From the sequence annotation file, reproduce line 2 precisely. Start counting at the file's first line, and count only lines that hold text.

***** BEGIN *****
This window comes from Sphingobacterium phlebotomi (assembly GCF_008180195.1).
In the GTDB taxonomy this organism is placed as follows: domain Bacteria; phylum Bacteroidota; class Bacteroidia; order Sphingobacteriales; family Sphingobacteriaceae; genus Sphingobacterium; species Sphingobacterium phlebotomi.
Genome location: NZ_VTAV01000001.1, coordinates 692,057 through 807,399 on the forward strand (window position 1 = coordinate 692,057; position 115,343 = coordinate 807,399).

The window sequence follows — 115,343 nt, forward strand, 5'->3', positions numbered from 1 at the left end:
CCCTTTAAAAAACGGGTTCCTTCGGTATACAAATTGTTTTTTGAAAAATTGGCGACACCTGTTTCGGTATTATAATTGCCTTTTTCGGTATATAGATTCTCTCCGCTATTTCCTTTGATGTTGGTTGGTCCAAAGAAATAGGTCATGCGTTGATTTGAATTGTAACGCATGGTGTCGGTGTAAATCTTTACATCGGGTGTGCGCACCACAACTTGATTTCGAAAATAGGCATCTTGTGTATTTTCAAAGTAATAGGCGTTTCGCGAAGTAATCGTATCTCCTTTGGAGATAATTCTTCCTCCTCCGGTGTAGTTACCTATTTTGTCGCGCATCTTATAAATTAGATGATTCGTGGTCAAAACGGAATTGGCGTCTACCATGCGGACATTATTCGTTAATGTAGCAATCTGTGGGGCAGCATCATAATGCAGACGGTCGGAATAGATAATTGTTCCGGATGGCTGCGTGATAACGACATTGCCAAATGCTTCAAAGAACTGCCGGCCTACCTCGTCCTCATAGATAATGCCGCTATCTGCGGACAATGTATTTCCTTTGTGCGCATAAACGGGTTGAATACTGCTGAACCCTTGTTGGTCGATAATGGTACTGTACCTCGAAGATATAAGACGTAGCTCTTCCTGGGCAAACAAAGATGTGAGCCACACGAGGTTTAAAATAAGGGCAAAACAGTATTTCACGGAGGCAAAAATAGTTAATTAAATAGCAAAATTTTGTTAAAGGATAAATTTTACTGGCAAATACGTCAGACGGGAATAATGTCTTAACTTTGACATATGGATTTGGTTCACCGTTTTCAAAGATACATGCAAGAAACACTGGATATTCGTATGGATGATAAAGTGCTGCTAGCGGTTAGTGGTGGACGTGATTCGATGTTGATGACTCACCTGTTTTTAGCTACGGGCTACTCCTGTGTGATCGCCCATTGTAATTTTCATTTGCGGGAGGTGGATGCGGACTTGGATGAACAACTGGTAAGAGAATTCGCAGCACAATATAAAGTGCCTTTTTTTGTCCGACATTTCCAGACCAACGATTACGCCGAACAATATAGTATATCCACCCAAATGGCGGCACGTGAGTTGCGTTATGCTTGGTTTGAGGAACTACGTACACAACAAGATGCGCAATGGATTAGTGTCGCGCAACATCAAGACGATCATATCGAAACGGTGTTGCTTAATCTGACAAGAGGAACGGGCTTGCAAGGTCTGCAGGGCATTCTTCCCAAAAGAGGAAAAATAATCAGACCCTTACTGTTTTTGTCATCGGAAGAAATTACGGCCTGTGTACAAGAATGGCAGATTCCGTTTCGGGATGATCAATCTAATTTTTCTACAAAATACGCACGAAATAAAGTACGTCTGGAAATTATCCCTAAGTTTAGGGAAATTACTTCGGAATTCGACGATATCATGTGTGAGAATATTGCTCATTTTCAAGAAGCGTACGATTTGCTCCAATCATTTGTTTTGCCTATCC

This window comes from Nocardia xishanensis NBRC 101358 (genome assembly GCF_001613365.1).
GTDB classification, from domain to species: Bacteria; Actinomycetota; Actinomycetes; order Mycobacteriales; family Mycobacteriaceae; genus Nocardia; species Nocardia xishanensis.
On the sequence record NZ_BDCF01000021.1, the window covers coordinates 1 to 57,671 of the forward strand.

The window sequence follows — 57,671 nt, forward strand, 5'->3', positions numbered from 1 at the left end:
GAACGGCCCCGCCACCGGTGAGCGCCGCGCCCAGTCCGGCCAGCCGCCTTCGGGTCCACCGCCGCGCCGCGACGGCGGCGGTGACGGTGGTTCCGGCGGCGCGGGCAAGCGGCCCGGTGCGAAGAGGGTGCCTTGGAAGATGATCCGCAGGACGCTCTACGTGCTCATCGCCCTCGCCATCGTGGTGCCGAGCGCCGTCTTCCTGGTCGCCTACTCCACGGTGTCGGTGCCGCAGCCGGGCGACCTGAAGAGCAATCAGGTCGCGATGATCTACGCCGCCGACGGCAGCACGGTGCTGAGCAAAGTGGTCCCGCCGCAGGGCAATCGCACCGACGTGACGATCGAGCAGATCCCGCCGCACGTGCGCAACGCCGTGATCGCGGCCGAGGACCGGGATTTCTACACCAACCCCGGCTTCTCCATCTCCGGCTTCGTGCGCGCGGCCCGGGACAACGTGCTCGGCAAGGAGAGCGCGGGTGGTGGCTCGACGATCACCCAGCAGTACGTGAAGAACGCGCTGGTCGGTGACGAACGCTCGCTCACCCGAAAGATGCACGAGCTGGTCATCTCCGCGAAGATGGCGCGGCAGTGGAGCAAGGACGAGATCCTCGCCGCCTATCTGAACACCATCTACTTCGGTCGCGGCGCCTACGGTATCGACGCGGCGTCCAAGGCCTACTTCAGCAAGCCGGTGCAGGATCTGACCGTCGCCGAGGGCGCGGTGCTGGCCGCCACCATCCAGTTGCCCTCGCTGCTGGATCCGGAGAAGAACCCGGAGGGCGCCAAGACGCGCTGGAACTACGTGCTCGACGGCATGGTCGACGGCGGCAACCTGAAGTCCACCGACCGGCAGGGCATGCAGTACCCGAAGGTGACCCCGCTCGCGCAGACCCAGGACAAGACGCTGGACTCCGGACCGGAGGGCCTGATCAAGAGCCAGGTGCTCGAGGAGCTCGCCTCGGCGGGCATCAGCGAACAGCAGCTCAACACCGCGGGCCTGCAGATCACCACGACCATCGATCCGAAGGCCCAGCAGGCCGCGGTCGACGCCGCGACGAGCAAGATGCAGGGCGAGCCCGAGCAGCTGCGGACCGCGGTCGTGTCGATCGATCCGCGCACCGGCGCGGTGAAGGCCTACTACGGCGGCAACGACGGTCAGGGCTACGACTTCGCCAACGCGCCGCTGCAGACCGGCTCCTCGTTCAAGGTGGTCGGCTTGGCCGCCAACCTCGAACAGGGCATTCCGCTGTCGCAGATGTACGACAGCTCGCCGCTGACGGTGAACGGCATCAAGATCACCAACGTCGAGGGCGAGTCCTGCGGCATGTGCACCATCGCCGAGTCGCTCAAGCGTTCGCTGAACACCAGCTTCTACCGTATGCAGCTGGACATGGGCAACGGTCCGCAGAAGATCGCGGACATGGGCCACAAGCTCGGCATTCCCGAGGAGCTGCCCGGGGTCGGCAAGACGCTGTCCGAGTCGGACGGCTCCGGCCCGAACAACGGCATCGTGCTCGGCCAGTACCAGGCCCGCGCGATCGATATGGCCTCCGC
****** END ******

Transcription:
In the GTDB taxonomy this organism is placed as follows: domain Bacteria; phylum Bacteroidota; class Bacteroidia; order Sphingobacteriales; family Sphingobacteriaceae; genus Sphingobacterium; species Sphingobacterium phlebotomi.